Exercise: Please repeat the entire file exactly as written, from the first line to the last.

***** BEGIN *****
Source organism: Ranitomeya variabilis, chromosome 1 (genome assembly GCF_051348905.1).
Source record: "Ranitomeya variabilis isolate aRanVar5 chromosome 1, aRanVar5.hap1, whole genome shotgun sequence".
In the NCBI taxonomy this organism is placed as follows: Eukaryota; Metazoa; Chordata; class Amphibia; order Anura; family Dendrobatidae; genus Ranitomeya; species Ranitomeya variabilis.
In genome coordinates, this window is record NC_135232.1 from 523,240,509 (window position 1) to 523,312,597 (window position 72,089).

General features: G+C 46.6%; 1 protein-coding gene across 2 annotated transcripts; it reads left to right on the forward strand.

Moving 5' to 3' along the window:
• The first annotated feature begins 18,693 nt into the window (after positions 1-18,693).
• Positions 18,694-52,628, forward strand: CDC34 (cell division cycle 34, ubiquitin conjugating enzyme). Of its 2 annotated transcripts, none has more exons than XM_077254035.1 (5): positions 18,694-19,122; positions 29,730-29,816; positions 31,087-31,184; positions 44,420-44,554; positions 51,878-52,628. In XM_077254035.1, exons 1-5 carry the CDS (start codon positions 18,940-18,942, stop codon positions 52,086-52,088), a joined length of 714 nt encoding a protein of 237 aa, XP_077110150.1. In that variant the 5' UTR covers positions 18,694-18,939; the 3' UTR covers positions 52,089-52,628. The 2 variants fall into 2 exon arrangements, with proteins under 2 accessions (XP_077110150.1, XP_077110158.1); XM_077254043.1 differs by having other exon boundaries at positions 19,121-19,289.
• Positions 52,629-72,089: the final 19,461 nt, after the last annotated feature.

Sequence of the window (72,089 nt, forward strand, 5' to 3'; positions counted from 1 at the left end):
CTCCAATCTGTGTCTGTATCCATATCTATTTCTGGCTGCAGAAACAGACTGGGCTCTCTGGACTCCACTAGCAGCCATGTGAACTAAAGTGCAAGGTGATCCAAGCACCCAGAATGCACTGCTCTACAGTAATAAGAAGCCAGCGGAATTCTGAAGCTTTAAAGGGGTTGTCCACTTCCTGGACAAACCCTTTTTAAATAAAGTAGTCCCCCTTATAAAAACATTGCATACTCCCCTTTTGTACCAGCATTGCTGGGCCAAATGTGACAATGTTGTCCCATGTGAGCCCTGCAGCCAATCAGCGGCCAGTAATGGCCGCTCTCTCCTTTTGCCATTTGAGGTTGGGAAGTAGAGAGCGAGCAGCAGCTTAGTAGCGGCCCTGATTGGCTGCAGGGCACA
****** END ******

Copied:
Source organism: Ranitomeya variabilis, chromosome 1 (genome assembly GCF_051348905.1).
Source record: "Ranitomeya variabilis isolate aRanVar5 chromosome 1, aRanVar5.hap1, whole genome shotgun sequence".
In the NCBI taxonomy this organism is placed as follows: Eukaryota; Metazoa; Chordata; class Amphibia; order Anura; family Dendrobatidae; genus Ranitomeya; species Ranitomeya variabilis.
In genome coordinates, this window is record NC_135232.1 from 523,240,509 (window position 1) to 523,312,597 (window position 72,089).

General features: G+C 46.6%; 1 protein-coding gene across 2 annotated transcripts; it reads left to right on the forward strand.

Moving 5' to 3' along the window:
• The first annotated feature begins 18,693 nt into the window (after positions 1-18,693).
• Positions 18,694-52,628, forward strand: CDC34 (cell division cycle 34, ubiquitin conjugating enzyme). Of its 2 annotated transcripts, none has more exons than XM_077254035.1 (5): positions 18,694-19,122; positions 29,730-29,816; positions 31,087-31,184; positions 44,420-44,554; positions 51,878-52,628. In XM_077254035.1, exons 1-5 carry the CDS (start codon positions 18,940-18,942, stop codon positions 52,086-52,088), a joined length of 714 nt encoding a protein of 237 aa, XP_077110150.1. In that variant the 5' UTR covers positions 18,694-18,939; the 3' UTR covers positions 52,089-52,628. The 2 variants fall into 2 exon arrangements, with proteins under 2 accessions (XP_077110150.1, XP_077110158.1); XM_077254043.1 differs by having other exon boundaries at positions 19,121-19,289.
• Positions 52,629-72,089: the final 19,461 nt, after the last annotated feature.

Sequence of the window (72,089 nt, forward strand, 5' to 3'; positions counted from 1 at the left end):
CTCCAATCTGTGTCTGTATCCATATCTATTTCTGGCTGCAGAAACAGACTGGGCTCTCTGGACTCCACTAGCAGCCATGTGAACTAAAGTGCAAGGTGATCCAAGCACCCAGAATGCACTGCTCTACAGTAATAAGAAGCCAGCGGAATTCTGAAGCTTTAAAGGGGTTGTCCACTTCCTGGACAAACCCTTTTTAAATAAAGTAGTCCCCCTTATAAAAACATTGCATACTCCCCTTTTGTACCAGCATTGCTGGGCCAAATGTGACAATGTTGTCCCATGTGAGCCCTGCAGCCAATCAGCGGCCAGTAATGGCCGCTCTCTCCTTTTGCCATTTGAGGTTGGGAAGTAGAGAGCGAGCAGCAGCTTAGTAGCGGCCCTGATTGGCTGCAGGGCACA